Aviators Fall to Flamethrowers in Season-Opening OT Thriller
Sunday afternoon marked the beginning of the 2016 AUDL season for the Los Angeles Aviators, but based on the flow and final result of the game, you could have placed it right in the middle of the 2015 season and nobody would have batted an eye. The defense created turnovers left and right, the offense lacked aggression and composure, and multiple leads were squandered along the way. All these and more culminated in the San Francisco Flamethrowers defeating the Aviators in overtime, 19-16.
On Saturday night, the Flamethrowers overcame a bout of traffic and a fired up San Diego Growlers squad to earn a 25-23 victory in overtime. Powered by their characteristic pressure defense, the Aviators took advantage of an expectedly-sluggish start by the Flamethrowers to take a 7-4 lead early in the second quarter. The first half ended on a last second shot by San Francisco that two Aviator defenders whiffed on, landing into the waiting hands of Flamethrower Greg Cohen for a 9-9 tie at the break.
Los Angeles came out of halftime rejuvenated and energetic. Coach Franklin Rho reminded his team, “The battle is not with San Francisco. The battle is with ourselves.” The Aviators overcame themselves enough to start with three straight break points, staking them to a 12-9 lead. The Flamethrowers followed up by managing to put two throws together to get them into the end zone, pulling them back within 2. Those first four points of the second half took a mere 3 minutes off of the game clock. The ensuing two points took the entirety of the rest of the 3rd quarter. Several turnovers by both teams, a timeout used by each, and the last 9 minutes of the quarter saw just one more score, by San Francisco, and ended with the Aviators still clinging to a 1-goal lead. Thus began the 4th quarter.
After two scores by captain Zac Schakner and another by rookie Trevor Smith, Los Angeles took a 15-13 lead with 2:53 left in the game. San Francisco’s Nathan White hit Joel Schlachet to pull back within one with 2:23 left. Receiving the disc, up by 1, with just over two minutes left is a very advantageous position for a team. Until said team commits one more costly error. The Aviators ran the clock for over a minute, slowly moving the disc up the field. Steven Brooks gained possession 15-20 yards outside of the end zone. The 7-second stall count rapidly approached, and he was forced to punt the disc, giving the Flamethrowers possession and 80 yards to go for the tying score. With the confidence, focus, and sense of calm expected from a championship-caliber team, San Francisco moved the disc downfield at ease, punching in the tying goal with 17 seconds left. One last hail mary huck downfield by first-year Aviator Jack Marsh fell short of the end zone, sending the game into overtime.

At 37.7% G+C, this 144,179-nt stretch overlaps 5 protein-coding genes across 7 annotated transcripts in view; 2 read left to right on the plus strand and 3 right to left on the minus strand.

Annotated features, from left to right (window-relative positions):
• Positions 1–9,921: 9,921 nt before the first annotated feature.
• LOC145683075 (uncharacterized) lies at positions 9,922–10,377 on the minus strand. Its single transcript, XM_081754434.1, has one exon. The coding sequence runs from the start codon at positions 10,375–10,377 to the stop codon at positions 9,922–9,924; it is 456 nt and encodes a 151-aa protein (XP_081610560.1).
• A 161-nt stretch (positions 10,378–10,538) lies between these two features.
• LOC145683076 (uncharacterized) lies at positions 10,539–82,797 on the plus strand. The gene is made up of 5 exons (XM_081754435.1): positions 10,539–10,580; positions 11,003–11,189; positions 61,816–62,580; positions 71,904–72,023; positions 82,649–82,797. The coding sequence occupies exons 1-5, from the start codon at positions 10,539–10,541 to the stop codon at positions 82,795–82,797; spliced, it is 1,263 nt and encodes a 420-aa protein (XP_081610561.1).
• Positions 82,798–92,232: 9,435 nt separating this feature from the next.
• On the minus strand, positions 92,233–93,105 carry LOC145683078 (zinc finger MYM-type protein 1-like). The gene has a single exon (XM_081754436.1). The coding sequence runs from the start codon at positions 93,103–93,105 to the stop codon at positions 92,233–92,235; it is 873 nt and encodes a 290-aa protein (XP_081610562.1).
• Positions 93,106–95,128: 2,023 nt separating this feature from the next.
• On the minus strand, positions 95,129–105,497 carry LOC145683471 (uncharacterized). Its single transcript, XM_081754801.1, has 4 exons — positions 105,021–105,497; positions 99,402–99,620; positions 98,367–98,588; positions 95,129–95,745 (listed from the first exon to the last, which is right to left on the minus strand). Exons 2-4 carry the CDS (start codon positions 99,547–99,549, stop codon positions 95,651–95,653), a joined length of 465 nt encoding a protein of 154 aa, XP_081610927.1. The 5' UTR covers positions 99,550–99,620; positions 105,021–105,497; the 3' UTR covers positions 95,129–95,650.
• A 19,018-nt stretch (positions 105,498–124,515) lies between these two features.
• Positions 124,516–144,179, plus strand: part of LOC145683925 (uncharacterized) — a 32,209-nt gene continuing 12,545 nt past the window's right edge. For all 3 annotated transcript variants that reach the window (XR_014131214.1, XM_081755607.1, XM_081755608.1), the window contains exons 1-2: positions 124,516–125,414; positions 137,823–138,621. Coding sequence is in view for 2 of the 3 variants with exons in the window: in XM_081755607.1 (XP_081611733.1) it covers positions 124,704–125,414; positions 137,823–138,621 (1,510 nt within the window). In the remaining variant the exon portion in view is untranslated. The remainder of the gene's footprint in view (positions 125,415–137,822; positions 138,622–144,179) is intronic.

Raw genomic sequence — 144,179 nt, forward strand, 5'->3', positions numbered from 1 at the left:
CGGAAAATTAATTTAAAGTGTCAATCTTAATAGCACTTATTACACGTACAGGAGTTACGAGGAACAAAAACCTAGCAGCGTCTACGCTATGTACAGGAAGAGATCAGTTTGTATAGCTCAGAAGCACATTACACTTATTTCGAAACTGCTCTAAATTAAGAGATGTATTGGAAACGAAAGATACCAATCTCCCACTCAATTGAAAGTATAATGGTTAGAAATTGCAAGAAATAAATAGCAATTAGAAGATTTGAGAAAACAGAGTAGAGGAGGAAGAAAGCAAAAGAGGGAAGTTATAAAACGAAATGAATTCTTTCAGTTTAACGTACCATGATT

The Aviators received the pull to start the five-minute overtime period. For every pass that was completed upfield, there was a backwards dump pass and one or two swings. The disc was unable to move forward, and San Francisco eventually had a layout D that immediately turned into a score and 1-point advantage. On the ensuing possession, Mitchell Steiner had a pass tipped by San Francisco’s Nathan White that fell to the turf and was instantly turned into another Flamethrowers goal. Those two scores came just 20 seconds apart, creating a 17-15 lead. San Francisco capitalized on two more handler errors by the Aviators, giving them four straight break points to start the overtime period and push their lead to 19-15 with just 48 seconds left. The Aviators managed a Husayn Carnegie-goal before the clock ran out, but the effort was too little too late by then.
With imminent victory in their grasp, only one play away from being sealed up, the Aviators were instead forced to resign to heartbreak and disappointment. The locker room postgame was uncomfortable, but Coach Rho was positive in looking forward: “We have to look at ourselves, be honest, and tighten a few things up… We put ourselves in position to win the game on multiple occasions. We’re doing the right things, just lacking in experience.” That experience will be gained quickly as the Aviators are just 6 days away from their next game, at home against the San Diego Growlers, on Saturday, April 9th.
Amidst all the doom and gloom, there were plenty of highlights. Jeff Silverman had two more of his LeBron James-like rundown defensive blocks. Rookies Trevor Smith and Brent George showed that they are going to be key contributors on defense and offense, respectively, as the season goes on. Bryan Nguyen’s athleticism was on display on multiple skies and layouts. The 16 goals were spread over 12 players, and 14 different players had defensive blocks. This is not a team that relies on one player to get the job done, and that will only be a strength as the wear and tear of the season takes place. If the 30+ turnovers can be limited (cut in half?), you better believe the Aviators will be a force to be reckoned with in the West division this season.a
-Jacob Baumer, Beat writer for the LA Aviators
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